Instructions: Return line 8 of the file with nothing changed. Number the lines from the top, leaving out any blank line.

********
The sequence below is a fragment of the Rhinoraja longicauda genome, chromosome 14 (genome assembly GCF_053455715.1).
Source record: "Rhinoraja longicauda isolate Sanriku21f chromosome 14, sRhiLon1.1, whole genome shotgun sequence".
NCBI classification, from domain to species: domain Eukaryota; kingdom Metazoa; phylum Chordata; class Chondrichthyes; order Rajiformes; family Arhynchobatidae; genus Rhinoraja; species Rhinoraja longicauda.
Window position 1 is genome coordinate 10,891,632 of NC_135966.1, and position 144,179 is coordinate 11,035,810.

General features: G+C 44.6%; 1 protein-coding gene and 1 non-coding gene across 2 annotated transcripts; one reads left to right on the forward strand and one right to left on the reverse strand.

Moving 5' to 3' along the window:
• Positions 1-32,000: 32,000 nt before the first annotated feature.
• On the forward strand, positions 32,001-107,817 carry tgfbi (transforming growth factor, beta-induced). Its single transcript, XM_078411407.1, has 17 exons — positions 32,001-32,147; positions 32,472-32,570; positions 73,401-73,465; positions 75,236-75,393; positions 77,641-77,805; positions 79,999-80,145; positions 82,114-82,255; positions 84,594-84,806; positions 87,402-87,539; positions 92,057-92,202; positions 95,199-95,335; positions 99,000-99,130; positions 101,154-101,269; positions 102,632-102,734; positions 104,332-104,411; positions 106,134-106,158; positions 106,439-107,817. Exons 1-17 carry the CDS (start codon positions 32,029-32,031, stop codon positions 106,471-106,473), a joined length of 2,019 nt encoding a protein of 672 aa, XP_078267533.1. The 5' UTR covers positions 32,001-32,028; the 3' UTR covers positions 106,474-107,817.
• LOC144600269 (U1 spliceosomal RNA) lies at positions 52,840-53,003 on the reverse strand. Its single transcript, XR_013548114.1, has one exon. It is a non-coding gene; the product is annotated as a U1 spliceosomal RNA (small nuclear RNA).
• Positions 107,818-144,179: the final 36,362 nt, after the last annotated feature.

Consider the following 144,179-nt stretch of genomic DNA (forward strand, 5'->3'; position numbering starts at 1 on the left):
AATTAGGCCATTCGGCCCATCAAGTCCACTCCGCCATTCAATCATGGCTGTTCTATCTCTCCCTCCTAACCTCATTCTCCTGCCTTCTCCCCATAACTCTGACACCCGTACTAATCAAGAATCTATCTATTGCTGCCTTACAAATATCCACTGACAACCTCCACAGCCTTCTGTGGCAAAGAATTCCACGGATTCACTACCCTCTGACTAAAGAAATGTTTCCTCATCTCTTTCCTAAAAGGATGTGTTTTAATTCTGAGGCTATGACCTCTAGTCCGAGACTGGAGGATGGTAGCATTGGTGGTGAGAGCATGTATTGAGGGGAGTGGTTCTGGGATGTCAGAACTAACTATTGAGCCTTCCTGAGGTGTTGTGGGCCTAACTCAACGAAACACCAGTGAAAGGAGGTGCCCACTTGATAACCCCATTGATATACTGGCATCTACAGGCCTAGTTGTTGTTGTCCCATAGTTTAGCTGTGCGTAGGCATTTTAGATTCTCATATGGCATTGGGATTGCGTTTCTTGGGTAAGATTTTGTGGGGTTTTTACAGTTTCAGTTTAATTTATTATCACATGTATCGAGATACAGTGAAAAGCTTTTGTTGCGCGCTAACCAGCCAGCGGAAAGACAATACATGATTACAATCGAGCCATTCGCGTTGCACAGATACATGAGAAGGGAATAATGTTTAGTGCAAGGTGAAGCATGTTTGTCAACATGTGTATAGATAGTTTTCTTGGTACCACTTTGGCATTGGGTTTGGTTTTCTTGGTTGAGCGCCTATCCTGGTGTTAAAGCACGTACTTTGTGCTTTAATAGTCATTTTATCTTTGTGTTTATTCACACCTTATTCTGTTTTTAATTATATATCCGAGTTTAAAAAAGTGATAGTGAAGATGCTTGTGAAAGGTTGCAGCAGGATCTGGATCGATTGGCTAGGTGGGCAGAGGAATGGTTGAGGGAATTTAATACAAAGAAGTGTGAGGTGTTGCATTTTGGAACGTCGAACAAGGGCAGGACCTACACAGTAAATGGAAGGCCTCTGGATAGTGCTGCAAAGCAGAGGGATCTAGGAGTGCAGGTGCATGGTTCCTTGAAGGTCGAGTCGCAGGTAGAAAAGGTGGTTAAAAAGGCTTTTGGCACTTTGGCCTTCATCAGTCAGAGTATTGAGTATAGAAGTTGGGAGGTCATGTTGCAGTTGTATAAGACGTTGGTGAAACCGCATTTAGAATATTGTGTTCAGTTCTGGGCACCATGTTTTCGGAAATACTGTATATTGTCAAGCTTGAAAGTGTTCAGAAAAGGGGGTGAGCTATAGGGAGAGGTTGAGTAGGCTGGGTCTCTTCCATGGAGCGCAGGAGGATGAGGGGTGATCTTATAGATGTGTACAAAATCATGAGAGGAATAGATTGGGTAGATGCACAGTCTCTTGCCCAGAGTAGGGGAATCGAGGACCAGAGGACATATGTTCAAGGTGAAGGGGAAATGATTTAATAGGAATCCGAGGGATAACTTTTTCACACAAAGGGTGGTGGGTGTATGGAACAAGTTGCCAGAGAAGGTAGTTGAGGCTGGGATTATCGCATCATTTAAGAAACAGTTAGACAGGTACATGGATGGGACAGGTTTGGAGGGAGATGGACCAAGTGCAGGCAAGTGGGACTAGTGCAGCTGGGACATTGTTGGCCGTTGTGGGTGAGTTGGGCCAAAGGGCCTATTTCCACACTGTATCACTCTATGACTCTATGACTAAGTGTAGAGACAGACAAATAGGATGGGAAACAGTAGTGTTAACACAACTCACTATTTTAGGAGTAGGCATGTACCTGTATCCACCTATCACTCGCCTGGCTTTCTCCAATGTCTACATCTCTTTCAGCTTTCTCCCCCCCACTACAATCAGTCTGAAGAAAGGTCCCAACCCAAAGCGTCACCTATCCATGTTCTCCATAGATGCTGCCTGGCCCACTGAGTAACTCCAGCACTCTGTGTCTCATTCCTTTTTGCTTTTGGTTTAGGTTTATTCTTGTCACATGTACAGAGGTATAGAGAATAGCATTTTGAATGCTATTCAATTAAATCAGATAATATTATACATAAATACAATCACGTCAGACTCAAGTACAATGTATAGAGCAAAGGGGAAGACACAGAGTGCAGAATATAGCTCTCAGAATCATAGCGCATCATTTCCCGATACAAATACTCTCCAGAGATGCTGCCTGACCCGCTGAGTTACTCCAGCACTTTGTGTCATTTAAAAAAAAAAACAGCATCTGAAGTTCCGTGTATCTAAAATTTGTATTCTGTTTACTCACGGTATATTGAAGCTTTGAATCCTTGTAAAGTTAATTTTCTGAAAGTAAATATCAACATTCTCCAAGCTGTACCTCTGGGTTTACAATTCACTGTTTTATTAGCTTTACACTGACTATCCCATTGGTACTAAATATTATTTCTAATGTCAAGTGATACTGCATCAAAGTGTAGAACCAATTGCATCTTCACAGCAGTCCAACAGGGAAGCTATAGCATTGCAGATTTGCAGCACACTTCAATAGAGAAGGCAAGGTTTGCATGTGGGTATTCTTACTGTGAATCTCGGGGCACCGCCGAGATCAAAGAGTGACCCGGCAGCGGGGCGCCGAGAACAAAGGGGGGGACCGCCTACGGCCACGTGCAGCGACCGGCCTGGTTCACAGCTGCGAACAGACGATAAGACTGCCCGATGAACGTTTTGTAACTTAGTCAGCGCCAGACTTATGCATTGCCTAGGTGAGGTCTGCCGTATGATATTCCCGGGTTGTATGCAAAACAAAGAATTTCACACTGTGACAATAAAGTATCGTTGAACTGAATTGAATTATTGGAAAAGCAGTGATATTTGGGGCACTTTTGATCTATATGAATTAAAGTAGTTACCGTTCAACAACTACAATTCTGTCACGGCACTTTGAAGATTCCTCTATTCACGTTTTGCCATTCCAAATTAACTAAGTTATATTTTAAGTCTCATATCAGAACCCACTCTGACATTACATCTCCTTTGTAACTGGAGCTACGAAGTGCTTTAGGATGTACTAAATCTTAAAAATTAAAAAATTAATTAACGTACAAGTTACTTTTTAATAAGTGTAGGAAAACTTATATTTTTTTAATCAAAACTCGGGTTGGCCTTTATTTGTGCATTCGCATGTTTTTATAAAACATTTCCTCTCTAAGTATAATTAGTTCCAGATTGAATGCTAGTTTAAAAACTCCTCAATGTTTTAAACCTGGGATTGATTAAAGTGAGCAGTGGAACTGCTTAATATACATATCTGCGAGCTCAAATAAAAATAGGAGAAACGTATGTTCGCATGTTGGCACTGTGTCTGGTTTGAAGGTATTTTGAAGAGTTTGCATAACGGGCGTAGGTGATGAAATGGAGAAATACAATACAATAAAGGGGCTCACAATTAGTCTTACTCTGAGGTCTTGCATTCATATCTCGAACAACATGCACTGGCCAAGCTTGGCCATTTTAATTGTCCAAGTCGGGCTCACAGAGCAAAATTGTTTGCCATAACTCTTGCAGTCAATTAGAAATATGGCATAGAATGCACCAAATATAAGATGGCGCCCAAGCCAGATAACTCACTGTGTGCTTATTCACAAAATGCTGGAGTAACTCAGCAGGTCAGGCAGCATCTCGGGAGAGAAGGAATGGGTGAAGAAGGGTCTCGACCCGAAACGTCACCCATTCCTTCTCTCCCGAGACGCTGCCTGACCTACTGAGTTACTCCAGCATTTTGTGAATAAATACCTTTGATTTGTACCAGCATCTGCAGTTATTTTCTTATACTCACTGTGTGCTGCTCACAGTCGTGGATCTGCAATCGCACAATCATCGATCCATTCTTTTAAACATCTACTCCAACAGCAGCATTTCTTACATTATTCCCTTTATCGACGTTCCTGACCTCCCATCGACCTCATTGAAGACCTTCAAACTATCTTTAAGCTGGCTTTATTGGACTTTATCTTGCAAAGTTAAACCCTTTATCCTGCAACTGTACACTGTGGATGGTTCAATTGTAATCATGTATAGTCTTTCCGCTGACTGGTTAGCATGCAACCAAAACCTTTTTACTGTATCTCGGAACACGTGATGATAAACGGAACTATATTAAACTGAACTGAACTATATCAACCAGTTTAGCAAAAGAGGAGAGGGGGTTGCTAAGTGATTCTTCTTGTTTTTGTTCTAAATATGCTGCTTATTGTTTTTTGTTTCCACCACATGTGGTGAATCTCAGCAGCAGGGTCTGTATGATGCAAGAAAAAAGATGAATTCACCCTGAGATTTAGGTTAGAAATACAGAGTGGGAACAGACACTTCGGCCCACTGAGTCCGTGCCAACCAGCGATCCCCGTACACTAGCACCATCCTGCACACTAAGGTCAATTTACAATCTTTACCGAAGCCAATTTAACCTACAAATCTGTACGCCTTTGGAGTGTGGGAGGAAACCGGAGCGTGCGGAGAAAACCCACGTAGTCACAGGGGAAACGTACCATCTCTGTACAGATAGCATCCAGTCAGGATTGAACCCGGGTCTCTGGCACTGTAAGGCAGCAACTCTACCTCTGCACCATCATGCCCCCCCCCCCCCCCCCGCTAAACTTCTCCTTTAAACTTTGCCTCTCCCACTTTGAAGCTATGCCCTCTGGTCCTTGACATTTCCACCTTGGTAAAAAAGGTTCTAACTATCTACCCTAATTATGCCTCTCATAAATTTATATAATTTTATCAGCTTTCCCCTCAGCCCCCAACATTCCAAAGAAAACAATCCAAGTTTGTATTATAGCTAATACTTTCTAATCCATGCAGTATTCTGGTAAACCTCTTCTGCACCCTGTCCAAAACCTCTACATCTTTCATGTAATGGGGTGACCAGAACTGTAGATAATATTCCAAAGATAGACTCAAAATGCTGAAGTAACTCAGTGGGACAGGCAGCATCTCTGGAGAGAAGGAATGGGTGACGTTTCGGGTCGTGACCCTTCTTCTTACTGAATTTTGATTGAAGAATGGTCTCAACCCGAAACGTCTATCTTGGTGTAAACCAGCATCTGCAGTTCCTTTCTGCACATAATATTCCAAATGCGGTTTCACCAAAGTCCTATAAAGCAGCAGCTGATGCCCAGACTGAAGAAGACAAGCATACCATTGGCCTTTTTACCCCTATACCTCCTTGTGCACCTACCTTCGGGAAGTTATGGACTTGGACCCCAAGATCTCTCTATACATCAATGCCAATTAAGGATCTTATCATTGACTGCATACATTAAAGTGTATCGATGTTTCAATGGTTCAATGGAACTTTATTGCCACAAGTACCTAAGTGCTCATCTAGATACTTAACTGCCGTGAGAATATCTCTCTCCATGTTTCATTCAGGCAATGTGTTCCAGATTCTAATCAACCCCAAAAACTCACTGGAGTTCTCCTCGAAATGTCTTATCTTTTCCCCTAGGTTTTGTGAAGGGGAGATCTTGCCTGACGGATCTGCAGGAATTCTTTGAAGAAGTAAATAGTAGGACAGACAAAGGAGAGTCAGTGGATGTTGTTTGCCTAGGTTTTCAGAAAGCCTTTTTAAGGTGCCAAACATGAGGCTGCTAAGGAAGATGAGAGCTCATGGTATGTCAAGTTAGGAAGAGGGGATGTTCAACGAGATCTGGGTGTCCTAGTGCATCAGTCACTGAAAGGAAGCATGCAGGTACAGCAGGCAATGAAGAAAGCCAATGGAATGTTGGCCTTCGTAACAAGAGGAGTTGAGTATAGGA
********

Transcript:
• On the forward strand, positions 32,001-107,817 carry tgfbi (transforming growth factor, beta-induced). Its single transcript, XM_078411407.1, has 17 exons — positions 32,001-32,147; positions 32,472-32,570; positions 73,401-73,465; positions 75,236-75,393; positions 77,641-77,805; positions 79,999-80,145; positions 82,114-82,255; positions 84,594-84,806; positions 87,402-87,539; positions 92,057-92,202; positions 95,199-95,335; positions 99,000-99,130; positions 101,154-101,269; positions 102,632-102,734; positions 104,332-104,411; positions 106,134-106,158; positions 106,439-107,817. Exons 1-17 carry the CDS (start codon positions 32,029-32,031, stop codon positions 106,471-106,473), a joined length of 2,019 nt encoding a protein of 672 aa, XP_078267533.1. The 5' UTR covers positions 32,001-32,028; the 3' UTR covers positions 106,474-107,817.